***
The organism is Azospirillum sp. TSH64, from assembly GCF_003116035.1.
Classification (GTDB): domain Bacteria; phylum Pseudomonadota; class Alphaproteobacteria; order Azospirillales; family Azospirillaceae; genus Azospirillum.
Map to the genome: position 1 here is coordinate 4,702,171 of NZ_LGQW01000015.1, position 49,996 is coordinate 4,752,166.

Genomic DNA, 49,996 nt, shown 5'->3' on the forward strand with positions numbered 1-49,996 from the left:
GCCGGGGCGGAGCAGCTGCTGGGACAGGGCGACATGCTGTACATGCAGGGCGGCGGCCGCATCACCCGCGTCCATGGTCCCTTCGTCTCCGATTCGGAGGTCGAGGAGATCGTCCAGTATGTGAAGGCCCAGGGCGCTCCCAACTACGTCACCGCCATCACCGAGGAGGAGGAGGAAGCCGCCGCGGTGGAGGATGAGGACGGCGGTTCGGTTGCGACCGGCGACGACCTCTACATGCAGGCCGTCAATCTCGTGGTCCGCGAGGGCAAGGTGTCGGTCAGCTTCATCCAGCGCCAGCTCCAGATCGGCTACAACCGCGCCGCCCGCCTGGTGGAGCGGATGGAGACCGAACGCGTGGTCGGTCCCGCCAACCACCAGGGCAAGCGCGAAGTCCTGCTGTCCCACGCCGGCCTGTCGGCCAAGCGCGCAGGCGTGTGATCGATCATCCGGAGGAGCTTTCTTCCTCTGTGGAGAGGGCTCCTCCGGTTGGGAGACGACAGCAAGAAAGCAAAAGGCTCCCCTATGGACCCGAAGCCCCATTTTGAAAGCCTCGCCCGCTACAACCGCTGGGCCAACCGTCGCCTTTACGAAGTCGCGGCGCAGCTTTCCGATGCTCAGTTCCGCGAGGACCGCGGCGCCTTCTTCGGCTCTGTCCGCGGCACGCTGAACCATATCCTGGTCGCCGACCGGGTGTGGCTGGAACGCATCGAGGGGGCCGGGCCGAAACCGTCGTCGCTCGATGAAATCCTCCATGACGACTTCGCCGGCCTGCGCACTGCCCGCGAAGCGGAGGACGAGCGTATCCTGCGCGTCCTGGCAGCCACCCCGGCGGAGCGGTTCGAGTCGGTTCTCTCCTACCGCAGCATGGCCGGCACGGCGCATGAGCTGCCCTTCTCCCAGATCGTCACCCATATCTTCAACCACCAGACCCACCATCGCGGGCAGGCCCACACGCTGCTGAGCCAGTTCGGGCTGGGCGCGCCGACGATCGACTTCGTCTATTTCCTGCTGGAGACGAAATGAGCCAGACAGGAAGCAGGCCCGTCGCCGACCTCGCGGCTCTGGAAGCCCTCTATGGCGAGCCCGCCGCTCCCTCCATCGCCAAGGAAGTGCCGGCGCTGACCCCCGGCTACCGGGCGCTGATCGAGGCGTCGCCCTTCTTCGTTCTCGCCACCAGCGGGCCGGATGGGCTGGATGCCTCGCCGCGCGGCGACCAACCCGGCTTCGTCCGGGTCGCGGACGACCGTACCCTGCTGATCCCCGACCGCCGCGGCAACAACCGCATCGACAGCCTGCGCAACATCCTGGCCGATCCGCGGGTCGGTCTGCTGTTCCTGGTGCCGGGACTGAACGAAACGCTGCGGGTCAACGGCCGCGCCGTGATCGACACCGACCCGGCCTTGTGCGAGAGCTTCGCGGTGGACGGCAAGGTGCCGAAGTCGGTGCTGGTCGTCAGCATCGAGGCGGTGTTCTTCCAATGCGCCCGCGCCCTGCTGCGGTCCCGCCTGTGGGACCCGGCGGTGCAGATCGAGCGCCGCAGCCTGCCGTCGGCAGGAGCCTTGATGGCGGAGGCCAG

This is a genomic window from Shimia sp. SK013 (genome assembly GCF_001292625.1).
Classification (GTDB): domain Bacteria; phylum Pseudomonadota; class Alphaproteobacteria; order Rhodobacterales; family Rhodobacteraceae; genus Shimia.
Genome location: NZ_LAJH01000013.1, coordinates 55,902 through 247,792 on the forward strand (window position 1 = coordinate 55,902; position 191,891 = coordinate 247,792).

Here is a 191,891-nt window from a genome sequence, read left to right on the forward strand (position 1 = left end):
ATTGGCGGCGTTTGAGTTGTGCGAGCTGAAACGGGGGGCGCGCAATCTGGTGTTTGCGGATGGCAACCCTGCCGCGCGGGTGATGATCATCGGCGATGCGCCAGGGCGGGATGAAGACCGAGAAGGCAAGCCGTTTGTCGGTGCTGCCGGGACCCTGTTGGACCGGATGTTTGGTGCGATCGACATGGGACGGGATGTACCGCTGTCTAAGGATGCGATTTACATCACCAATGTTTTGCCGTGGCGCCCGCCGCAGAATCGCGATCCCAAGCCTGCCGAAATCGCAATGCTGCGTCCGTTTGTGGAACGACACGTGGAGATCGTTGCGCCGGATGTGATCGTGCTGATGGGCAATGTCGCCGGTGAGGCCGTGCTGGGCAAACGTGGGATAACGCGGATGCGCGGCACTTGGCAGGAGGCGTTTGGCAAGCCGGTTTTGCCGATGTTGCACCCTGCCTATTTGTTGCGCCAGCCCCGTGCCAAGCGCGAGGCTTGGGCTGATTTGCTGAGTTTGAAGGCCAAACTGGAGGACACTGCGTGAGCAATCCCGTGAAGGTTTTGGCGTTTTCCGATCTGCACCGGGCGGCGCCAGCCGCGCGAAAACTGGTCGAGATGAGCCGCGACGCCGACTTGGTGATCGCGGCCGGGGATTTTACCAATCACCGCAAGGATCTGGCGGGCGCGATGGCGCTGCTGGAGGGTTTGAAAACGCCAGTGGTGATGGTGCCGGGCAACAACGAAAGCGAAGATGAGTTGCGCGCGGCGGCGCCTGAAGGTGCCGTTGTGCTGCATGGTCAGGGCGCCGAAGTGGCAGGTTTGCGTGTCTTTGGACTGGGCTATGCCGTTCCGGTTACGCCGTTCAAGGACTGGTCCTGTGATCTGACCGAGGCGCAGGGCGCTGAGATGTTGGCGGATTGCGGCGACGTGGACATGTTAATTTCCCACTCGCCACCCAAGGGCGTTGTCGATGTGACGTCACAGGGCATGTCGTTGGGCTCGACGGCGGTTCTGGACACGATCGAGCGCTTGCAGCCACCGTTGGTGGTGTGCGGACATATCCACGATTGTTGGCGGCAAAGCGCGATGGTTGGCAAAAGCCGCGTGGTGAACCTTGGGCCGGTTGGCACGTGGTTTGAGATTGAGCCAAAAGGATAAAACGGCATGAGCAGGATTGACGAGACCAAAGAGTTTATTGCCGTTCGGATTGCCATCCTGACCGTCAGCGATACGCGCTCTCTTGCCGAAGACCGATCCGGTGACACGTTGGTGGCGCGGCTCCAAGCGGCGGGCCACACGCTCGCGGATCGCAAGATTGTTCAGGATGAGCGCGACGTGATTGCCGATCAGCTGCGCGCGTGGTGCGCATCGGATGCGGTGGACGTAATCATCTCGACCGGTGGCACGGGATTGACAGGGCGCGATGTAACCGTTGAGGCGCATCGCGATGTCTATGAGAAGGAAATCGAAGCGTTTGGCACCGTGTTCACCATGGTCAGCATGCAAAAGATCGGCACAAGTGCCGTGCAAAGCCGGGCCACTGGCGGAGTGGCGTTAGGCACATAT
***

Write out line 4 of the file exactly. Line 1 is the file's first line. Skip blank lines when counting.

Genomic DNA, 49,996 nt, shown 5'->3' on the forward strand with positions numbered 1-49,996 from the left: